Chernobyl is the name for the catastrophe, yet Pripyat is the most visible symbol of it. It was founded on the 4th of February 1970 as the settlement for the construction workers and staff of the Chernobyl power plant. The latter was started in the same year – first as construction site, then as one of the biggest nuclear electric power stations in Europe. Pripyat was officially called atomograd (‘the town of the atomic scientists and workers’), the ninth settlement of the kind in the USSR.
 
Still, the new town was far from being a mere industrial settlement. Soon it became an important junction and the main staging post for the whole of Polesie. The existing railway station of Yanov was close to the city. The newly built river port immediately extended the river Pripyat fairway that amounted up to 591 km (370 miles) in 1976. The convenient highway network in the area made it suitable for the passenger bus operation between the adjacent villages and towns. For instance, the timetable for May 21 1982 lists 52 departures and arrivals of the 14 daily services.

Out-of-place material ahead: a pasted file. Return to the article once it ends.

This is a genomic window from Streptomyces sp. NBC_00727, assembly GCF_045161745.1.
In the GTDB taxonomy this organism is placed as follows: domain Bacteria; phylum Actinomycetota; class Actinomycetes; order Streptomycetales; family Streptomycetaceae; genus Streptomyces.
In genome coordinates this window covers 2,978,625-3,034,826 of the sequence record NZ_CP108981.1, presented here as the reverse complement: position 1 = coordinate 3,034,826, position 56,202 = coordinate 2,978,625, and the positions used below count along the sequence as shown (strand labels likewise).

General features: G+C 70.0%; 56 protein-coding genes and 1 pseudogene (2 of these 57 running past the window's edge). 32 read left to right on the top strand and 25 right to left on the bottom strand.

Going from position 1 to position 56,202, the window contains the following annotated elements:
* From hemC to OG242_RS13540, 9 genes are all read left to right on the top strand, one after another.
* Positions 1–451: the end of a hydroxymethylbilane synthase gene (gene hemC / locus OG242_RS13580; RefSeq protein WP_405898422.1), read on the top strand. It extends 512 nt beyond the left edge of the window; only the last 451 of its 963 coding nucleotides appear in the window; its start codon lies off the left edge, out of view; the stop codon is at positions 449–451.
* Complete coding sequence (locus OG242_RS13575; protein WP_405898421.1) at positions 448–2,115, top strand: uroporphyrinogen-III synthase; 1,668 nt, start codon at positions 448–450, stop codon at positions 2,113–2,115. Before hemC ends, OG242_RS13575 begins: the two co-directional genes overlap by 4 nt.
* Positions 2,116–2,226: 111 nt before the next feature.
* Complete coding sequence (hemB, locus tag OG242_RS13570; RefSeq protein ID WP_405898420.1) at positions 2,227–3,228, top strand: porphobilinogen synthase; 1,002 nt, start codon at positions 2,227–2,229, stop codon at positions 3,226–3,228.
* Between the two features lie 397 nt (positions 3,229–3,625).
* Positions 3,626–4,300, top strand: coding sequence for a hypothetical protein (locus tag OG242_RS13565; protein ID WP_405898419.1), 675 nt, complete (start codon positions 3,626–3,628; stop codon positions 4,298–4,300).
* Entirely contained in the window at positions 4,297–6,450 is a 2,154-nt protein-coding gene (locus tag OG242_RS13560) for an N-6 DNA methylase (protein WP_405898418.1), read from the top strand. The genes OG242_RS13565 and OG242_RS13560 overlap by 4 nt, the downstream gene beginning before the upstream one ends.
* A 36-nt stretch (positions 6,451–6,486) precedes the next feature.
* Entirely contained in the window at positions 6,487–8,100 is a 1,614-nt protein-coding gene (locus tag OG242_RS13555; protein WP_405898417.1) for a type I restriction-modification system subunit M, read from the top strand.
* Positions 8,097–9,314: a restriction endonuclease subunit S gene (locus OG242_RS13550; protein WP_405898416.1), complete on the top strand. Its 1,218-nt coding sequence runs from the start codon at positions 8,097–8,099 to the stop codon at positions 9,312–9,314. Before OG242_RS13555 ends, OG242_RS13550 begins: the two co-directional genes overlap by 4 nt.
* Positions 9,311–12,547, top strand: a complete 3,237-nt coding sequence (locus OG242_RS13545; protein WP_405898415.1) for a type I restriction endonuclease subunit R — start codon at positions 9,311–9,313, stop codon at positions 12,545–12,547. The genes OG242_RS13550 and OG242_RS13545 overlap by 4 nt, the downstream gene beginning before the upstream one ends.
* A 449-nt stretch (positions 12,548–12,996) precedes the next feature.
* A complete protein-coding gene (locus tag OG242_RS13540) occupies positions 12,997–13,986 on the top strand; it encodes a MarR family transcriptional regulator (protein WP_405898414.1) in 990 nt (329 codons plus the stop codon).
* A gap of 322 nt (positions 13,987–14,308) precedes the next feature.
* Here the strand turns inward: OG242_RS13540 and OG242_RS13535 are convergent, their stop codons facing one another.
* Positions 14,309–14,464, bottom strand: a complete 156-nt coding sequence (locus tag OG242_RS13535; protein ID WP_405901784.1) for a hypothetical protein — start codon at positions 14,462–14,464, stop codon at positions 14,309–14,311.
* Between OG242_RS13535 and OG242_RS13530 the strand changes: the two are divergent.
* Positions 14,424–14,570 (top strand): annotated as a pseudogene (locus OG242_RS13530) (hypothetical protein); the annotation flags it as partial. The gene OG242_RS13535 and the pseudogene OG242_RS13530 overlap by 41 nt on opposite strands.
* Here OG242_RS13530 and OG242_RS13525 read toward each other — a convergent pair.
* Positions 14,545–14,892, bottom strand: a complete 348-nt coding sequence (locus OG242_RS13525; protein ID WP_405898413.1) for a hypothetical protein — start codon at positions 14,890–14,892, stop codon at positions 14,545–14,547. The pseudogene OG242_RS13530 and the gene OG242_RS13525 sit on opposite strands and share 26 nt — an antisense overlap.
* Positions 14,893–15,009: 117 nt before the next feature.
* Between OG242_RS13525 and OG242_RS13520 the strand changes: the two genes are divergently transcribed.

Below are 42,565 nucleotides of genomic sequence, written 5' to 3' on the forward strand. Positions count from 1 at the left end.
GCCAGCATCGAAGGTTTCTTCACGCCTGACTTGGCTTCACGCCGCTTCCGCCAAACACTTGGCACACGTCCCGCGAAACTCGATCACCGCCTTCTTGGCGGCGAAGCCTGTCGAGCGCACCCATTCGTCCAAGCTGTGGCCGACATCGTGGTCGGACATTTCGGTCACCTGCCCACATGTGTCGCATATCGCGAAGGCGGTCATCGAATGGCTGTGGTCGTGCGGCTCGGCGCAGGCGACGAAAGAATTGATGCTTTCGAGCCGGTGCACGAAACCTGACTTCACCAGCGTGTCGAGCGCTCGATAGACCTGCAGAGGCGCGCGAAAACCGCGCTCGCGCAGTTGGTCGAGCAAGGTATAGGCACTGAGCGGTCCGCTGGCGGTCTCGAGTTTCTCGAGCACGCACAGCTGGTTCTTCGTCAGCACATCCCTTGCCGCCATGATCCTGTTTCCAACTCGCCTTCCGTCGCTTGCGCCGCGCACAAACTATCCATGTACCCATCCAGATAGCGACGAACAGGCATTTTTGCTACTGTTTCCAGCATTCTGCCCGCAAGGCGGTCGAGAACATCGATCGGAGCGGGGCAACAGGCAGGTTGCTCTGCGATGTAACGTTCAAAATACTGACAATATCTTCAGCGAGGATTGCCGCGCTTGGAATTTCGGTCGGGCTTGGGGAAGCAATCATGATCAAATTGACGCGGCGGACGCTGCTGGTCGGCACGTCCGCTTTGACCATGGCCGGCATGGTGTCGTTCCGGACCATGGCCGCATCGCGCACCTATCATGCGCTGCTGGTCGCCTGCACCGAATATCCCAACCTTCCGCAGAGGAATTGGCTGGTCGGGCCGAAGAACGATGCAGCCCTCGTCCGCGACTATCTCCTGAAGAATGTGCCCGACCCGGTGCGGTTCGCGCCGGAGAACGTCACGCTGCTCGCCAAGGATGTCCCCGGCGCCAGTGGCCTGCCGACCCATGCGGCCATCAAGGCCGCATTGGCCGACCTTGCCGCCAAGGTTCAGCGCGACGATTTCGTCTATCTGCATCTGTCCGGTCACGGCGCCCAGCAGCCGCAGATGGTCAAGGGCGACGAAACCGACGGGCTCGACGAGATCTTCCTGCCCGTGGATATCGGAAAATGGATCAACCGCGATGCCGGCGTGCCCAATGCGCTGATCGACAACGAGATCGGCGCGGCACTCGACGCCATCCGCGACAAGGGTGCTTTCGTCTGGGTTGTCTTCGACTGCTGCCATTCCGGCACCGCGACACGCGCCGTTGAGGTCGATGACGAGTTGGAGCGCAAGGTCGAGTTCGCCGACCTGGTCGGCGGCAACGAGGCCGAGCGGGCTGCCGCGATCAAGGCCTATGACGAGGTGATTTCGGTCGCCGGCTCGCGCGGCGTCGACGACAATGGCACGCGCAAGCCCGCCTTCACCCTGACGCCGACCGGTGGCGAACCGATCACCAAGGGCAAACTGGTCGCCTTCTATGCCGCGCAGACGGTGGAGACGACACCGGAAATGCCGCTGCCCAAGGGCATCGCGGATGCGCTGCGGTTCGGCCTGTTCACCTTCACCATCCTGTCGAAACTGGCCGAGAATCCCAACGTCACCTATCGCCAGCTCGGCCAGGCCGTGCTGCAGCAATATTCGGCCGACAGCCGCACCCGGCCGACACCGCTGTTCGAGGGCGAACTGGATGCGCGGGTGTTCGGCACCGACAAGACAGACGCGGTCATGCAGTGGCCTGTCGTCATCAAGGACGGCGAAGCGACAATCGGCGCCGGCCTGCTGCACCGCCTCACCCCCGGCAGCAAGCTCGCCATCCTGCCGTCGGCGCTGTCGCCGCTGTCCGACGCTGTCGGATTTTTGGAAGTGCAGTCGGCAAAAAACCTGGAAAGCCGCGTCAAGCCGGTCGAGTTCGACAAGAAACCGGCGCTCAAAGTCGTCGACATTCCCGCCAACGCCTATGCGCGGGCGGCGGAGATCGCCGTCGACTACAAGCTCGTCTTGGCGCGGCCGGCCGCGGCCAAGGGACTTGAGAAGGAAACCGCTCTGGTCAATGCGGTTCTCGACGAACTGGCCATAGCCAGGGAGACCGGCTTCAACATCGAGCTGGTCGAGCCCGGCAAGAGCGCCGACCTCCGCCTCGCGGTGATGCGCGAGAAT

By November 1985 the town of Pripyat had 47500 citizens of 25 ethnic groups. The annual increase in population was more than 1500. Half of them were babies born to the citizens, the rest being the settlers who moved to Pripyat from various parts of the Soviet Union. The town’s population was expected to reach the figure of 75000-78000 in due course.